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Policy Briefing: Research & Innovation
CCAAM is ready to replace animal testing with the newer alternatives—testing on stem cells and developing treatments for individual human health circumstances. They just need commitment from the federal government to turn ideas into action and Canada can keep pace with the world. Photograph courtesy of Wikimedia Commons

Science is a key building block for the economy

But over the last decade, funding cuts have compounded a general attack on evidence-based analysis leading away the brightest and best researchers and scientists from federal institutions and universities.
Opinion|Joy Johnson
With partnerships at the heart of innovation in Canada’s superclusters, look for universities to play a key role in their success.
'There needs to be a greater alignment in terms of authority, responsibility, and accountability across the research councils,' says HealthCareCAN president and CEO Paul-Émile Cloutier.
Although there are many issues impacting the 'now' of Canada’s political economy, the issue of when and how the government will acknowledge this most recent reanimation of capitalism looms like a shadow over our digital industries.
The world’s research community is taking notice and many scientists are now seeing a brighter future for themselves in our country.
The Digital Research Infrastructure Strategy, worth $572.5-million over five years, will 'help researchers collaborate and solve challenges around issues such as health, climate change, and food and cyber security,' Minister Kirsty Duncan said.
Through innovative initiatives like D3 and SCALE.AI, universities are making space for the next generation of researchers to develop new technologies and new solutions for society. It is my hope that this start-up spirit of innovation will remain at the heart of university research for years to come.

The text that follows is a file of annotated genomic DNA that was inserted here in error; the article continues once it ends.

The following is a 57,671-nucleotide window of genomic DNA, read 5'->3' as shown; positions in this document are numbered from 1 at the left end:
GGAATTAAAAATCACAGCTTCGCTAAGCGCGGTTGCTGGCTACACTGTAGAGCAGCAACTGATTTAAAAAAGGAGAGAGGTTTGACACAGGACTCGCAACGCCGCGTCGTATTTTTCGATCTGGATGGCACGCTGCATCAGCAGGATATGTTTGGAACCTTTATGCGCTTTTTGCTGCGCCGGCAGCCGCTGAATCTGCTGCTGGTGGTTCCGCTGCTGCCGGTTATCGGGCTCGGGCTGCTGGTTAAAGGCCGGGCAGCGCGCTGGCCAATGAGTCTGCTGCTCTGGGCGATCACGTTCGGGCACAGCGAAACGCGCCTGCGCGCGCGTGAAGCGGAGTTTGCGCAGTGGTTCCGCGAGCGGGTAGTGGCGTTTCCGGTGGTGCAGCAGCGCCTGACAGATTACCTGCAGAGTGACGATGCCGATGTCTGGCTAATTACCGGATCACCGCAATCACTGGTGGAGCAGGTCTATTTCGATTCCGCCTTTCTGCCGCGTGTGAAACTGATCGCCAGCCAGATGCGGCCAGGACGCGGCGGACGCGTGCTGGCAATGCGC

A sharing economy frees up capital and human resources because there is necessarily less demand for new things. We need to reallocate these resources to improving the quality and performance of the existing built environment.
The University of Victoria has established an International Technology Office to recognize and promote international standards created by the World Data System. Canada demonstrated its potential for global leadership as host to the 2017 meeting of the international Research Data Alliance.
If Ottawa doesn’t adjust its program to reality, we should conclude that belonging to Canada is harmful to Québec, whose economy is definitely more future-oriented than that of Canada, which is still tied to the 20th century even if it refuses to admit it.
The more fortunate among us hold life-changing technologies in the palm of our hand. But if we reach out to Canada’s least equipped for the digital economy, a more prosperous future for all is within our grasp.
News|Neil Moss
As Liberals invest in low orbiting satellites for rural broadband coverage, others prefer a focus on fibre.
Modernizing procurement will open the door to more widespread commercialization of new medical technologies, with humans and machines working hand-in-hand.
While Canada has the talent, the capabilities and the passion, it is up to our government to ensure that our innovation thrives.
The federal innovation minister is spending 2018 overseeing the implementation of major industry programs and rolling out the government's new strategy on intellectual property.
While the Liberals produced the largest-ever one-time investment for scientific research in a federal budget, they didn't fulfill all of the recommendations of the Naylor report.
The new federal accessibility legislation, and the complementary programs and other supports that will accompany it, must incorporate this reality and provide adequate resources to support the achievement of the Government of Canada's goal of a truly accessible country.
Innovation Minister Navdeep Bains unveiled his $85-million intellectual property strategy on World IP Day on April 26, largely to praise from industry.
Opinion|Paul Dufour
While the Naylor expert panel may have missed some opportunities to weigh in on other challenges affecting Canada’s complex knowledge governance structures, we can address some of these other critical gaps underscored by the panel.
Opinion|Art Eggleton
A technological revolution is at our doorstep. It’s time we started to figure out how it can transform Canadian health care for the better.

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